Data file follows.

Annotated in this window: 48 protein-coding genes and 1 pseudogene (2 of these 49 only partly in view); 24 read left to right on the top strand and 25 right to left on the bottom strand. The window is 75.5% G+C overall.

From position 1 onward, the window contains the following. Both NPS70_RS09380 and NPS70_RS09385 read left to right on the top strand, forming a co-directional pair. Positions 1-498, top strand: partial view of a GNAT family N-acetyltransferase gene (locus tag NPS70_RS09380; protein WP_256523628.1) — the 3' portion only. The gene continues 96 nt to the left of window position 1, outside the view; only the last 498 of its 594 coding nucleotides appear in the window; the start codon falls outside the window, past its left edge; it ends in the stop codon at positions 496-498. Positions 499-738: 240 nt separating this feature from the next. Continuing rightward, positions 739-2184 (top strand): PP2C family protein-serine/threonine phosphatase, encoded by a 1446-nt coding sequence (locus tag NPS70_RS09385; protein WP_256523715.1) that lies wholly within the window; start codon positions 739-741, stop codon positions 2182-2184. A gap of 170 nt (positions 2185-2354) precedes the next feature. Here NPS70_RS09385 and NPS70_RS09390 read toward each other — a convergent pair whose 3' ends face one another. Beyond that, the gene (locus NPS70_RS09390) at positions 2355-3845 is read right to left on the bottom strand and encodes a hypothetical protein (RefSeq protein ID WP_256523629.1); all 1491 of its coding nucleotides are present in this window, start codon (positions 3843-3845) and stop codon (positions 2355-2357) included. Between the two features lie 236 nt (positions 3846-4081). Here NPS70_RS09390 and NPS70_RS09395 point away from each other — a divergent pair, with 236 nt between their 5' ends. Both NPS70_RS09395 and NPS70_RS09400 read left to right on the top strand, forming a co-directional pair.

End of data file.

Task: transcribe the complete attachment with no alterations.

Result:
Annotated in this window: 48 protein-coding genes and 1 pseudogene (2 of these 49 only partly in view); 24 read left to right on the top strand and 25 right to left on the bottom strand. The window is 75.5% G+C overall.

From position 1 onward, the window contains the following. Both NPS70_RS09380 and NPS70_RS09385 read left to right on the top strand, forming a co-directional pair. Positions 1-498, top strand: partial view of a GNAT family N-acetyltransferase gene (locus tag NPS70_RS09380; protein WP_256523628.1) — the 3' portion only. The gene continues 96 nt to the left of window position 1, outside the view; only the last 498 of its 594 coding nucleotides appear in the window; the start codon falls outside the window, past its left edge; it ends in the stop codon at positions 496-498. Positions 499-738: 240 nt separating this feature from the next. Continuing rightward, positions 739-2184 (top strand): PP2C family protein-serine/threonine phosphatase, encoded by a 1446-nt coding sequence (locus tag NPS70_RS09385; protein WP_256523715.1) that lies wholly within the window; start codon positions 739-741, stop codon positions 2182-2184. A gap of 170 nt (positions 2185-2354) precedes the next feature. Here NPS70_RS09385 and NPS70_RS09390 read toward each other — a convergent pair whose 3' ends face one another. Beyond that, the gene (locus NPS70_RS09390) at positions 2355-3845 is read right to left on the bottom strand and encodes a hypothetical protein (RefSeq protein ID WP_256523629.1); all 1491 of its coding nucleotides are present in this window, start codon (positions 3843-3845) and stop codon (positions 2355-2357) included. Between the two features lie 236 nt (positions 3846-4081). Here NPS70_RS09390 and NPS70_RS09395 point away from each other — a divergent pair, with 236 nt between their 5' ends. Both NPS70_RS09395 and NPS70_RS09400 read left to right on the top strand, forming a co-directional pair.